Conference calls for inclusive education in SADC

Urgent action needed to ensure education for all

Richard Lee's picture


Strategic communications for WWF

June 25th, 2012

The call to action at the end of a major conference on education for children with disabilities in Swaziland was pretty clear – governments in southern Africa have to stop talking and start working to ensure that every child in the region has access to quality education.

Organised by the Secretariat of the African Decade of Persons with Disabilities in collaboration with the Swazi government and OSISA, the conference highlighted the difficulties that children with disabilities continue to experience across southern Africa – from discrimination to disempowerment to child abuse to exclusion from education at all levels.

Attended by representatives from governments, disabled peoples organisations, UN agencies, civil society organisations and educational institutions as well as children with disabilities and their parents, the conference communique expressed deep concern about the lack of an inclusive education framework and trained teachers as well as the complicated mix of legislation and policies relating to education of children with disabilities across the SADC region, which poses a significant barrier to their ability to effectively access education.

And the participants all agreed that an urgent call to action was needed to make governments in the region address the educational needs of children with disabilities.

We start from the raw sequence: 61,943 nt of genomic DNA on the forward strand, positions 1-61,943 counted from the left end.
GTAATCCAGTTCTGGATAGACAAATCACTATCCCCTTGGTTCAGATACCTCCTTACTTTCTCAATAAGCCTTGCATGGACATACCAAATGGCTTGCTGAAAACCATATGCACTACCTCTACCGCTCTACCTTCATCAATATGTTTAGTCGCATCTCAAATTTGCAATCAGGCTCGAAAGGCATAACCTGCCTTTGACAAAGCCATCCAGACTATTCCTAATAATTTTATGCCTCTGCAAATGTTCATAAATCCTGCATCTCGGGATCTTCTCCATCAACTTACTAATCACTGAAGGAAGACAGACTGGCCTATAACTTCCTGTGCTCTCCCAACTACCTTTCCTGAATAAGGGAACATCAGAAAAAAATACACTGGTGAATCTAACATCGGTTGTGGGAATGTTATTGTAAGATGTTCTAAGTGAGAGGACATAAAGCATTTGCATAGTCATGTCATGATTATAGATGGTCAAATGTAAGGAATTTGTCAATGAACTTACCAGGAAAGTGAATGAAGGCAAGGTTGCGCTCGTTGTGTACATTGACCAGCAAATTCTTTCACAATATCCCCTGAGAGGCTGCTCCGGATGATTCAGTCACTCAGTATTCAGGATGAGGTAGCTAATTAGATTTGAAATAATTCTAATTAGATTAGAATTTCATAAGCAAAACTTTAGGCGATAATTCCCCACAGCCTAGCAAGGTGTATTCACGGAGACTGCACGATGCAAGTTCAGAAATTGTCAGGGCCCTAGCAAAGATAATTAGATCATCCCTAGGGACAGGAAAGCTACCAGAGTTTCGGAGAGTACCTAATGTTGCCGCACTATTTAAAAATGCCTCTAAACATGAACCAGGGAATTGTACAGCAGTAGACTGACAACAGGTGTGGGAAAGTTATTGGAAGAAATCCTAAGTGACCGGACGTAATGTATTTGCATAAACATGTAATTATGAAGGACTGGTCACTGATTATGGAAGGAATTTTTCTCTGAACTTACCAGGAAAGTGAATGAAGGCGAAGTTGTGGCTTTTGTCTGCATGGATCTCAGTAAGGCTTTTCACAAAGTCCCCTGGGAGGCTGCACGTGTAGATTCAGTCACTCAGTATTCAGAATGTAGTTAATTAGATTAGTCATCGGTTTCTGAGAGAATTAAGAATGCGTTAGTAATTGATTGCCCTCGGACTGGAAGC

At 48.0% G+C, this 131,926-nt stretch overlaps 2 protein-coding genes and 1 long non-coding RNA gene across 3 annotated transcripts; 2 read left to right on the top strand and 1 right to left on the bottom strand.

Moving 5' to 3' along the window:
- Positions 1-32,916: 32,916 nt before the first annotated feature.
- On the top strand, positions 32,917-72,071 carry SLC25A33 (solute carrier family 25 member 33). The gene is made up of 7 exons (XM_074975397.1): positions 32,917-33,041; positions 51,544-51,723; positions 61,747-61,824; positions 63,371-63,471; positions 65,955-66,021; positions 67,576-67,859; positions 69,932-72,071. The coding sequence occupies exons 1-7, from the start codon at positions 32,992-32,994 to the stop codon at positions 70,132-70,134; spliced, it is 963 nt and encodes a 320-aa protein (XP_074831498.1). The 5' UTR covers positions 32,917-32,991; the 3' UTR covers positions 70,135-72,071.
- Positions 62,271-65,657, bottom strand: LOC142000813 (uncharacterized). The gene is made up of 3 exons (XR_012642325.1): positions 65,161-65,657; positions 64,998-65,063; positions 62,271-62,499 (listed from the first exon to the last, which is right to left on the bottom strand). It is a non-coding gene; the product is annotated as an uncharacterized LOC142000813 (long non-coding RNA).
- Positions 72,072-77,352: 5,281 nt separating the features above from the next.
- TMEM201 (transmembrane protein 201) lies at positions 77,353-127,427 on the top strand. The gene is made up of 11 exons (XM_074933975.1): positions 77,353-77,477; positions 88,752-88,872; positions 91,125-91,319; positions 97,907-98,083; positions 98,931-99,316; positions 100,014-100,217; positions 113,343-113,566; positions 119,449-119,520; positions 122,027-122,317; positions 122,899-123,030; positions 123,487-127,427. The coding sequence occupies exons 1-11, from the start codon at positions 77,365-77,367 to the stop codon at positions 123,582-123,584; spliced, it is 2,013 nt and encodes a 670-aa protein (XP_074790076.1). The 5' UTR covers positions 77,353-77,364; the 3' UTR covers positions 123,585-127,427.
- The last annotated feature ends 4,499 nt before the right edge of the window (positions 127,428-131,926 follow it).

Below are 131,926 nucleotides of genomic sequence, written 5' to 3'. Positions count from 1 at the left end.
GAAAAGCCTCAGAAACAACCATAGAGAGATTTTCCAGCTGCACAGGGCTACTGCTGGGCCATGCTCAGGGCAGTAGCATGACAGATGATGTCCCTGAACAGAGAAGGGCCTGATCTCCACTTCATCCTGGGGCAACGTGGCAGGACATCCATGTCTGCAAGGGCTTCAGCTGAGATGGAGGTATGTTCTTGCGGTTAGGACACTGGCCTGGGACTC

In a powerful statement, the participants called for governments to allocate a sufficient proportion of their countries’ Gross Domestic Product (GDP) to education and specifically to the development and implementation of child-centred inclusive education policies.

The communique also called for early childhood, development and education programmes to be inclusive so that all children with disabilities can participate meaningfully and achieve progress towards their maximum potential – as well as for all teacher training courses to feature a compulsory module on inclusive education, which will be backed up by regular in-service training.

The Ezulwini Call to Action also called for:

  • Countries to ratify and domesticate the UN Convention on the Rights of Persons with Disabilities;
  • SADC Ministers of Education and the UN to establish a network that will increase the sharing of knowledge and the promotion of good practises on inclusive education across the region;
  • Governments to guarantee that school curriculum, infrastructure, grade progression and assessment are inclusive and make adjustment for children with different impairments or needs; and,
  • Campaigns to sensitise parliamentarians and traditional leaders about the importance of implementing inclusive education.

The conference did not try to hide the lack of progress since the African Union declared 1999-2009 as the African Decade for Persons with Disabilities. Instead, the participants urged governments and others to take action now so that – by the end of the second African Decade for Persons with Disabilities in 2019 – there would be concrete and sustainable achievements to point to.

And the overall message was clear – there is an enormous amount of work to do but with sufficient political will real progress can be made. If the recommendations are adopted by governments across southern Africa then inclusive education can become a reality – and all children with disabilities can be given the chance to enjoy their right to an education.


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